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Transposon-Specified Site-Specific Recombination
Paul Kitts, Lorraine Symington, Mary Burke, Randall Reed and David Sherratt
Proceedings of the National Academy of Sciences of the United States of America
Vol. 79, No. 1, [Part 1: Biological Sciences] (Jan. 1, 1982), pp. 46-50
Published by: National Academy of Sciences
Stable URL: http://www.jstor.org/stable/11130
Page Count: 5
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Cointegrate DNA molecules containing two copies of a transposable element appear to be intermediates in the transposition process. These structures are resolved by site-specific recombination to yield the normal end products of transposition. The transposable element γ δ (Tn1000) synthesizes a product interchangeable with the Tn1/3tnpR protein in promoting Tn1/3 site-specific recombination. These data support the hypothesis that cointegrates containing directly repeated copies of Tn1/3 are obligatory intermediates in interreplicon transposition of Tn1/3. In addition, we show here that the reaction is independent of the element-encoded tnpA gene product. Tn501, which specifies mercury resistance, also produces cointegrates as intermediates in interreplicon transposition. The appearance of Tn501-specified recombination activity that can act on these cointegrates requires growth of cells in the presence of Hg2+.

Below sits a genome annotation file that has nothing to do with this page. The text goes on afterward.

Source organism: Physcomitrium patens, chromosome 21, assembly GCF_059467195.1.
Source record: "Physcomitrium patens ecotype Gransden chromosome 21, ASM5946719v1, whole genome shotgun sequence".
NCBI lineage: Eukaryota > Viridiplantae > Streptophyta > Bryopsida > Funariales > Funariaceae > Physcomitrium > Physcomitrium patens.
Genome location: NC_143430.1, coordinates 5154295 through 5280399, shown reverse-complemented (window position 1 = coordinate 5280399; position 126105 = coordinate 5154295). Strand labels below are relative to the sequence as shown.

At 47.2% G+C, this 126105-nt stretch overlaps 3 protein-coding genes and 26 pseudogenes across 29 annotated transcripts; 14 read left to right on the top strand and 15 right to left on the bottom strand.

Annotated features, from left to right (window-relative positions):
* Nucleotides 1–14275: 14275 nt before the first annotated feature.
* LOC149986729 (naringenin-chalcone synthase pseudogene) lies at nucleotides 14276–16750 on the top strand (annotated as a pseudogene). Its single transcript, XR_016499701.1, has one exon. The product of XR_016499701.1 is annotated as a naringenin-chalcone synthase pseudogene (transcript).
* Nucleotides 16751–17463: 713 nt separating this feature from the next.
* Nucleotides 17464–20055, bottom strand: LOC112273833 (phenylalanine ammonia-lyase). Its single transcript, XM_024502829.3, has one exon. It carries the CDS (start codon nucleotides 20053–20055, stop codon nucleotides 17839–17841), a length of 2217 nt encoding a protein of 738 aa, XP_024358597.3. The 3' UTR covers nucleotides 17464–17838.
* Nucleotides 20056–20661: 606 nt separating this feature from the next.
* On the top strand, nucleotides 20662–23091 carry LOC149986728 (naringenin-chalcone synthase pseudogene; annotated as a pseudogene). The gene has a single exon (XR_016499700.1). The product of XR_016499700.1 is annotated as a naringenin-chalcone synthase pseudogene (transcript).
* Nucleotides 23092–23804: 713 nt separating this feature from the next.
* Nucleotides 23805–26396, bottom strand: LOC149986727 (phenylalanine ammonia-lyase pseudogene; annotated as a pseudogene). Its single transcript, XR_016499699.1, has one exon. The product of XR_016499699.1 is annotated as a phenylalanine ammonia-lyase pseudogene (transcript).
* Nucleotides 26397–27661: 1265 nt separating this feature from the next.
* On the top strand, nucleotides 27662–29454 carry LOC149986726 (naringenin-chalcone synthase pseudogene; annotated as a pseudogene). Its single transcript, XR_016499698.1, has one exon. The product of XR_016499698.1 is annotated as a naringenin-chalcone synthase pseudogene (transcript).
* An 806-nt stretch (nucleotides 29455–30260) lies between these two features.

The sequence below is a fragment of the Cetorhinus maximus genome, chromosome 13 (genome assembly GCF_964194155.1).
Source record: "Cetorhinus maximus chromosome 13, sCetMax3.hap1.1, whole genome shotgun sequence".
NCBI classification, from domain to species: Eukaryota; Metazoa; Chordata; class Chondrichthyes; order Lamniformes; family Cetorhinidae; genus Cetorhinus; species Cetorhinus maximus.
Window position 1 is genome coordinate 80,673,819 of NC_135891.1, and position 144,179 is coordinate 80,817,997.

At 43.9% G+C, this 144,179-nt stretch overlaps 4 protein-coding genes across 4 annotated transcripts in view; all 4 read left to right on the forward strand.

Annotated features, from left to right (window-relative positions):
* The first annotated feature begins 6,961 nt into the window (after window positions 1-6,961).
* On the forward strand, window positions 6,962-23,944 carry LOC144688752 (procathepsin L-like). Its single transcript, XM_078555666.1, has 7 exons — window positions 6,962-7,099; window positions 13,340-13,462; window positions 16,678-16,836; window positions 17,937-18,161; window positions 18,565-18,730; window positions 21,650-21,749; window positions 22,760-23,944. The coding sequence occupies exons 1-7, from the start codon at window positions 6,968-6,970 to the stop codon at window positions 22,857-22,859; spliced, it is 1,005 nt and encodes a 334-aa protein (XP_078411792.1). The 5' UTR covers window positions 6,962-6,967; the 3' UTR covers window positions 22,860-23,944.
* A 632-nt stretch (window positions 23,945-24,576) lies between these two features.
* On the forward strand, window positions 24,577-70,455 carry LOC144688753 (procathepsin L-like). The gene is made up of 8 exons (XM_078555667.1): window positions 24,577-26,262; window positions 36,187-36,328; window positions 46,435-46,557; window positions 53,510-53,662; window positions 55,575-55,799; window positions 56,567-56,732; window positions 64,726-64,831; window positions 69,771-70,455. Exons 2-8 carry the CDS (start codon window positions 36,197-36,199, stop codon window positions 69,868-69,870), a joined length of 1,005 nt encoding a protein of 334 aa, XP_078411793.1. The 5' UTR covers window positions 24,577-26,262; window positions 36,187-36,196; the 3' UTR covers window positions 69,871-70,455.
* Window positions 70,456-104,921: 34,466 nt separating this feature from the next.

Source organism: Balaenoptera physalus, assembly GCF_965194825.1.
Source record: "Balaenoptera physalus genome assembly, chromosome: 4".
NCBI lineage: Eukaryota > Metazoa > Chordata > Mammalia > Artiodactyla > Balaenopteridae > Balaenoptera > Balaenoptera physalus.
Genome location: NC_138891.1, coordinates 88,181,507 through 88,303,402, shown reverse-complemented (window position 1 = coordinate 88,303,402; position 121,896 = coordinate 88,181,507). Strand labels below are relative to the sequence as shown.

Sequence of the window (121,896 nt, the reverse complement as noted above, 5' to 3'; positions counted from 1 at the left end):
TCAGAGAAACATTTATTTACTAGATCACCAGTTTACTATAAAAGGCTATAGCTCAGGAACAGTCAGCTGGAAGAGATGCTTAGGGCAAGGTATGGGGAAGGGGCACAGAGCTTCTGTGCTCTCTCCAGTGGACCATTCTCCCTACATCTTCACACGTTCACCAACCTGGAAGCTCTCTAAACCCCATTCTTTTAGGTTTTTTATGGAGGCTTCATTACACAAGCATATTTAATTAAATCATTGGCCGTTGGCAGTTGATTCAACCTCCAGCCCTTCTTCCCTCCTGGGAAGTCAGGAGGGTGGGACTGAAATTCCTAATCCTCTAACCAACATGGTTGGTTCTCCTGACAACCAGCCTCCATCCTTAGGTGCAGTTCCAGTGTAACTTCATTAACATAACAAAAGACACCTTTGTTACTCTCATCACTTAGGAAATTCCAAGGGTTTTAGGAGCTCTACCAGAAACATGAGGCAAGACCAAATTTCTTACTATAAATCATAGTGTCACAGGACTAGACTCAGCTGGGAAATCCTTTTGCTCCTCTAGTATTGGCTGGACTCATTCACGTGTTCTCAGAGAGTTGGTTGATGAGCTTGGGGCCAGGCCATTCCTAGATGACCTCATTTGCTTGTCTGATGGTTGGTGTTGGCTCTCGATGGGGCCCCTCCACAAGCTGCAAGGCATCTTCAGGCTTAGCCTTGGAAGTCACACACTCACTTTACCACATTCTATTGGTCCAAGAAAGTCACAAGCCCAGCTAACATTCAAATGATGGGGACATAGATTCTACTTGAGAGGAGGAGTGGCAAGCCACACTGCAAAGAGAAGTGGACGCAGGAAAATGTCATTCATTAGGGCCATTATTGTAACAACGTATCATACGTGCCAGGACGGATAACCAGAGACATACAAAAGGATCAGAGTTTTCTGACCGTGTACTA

Proceedings of the National Academy of Sciences of the United States of America © 1982 National Academy of Sciences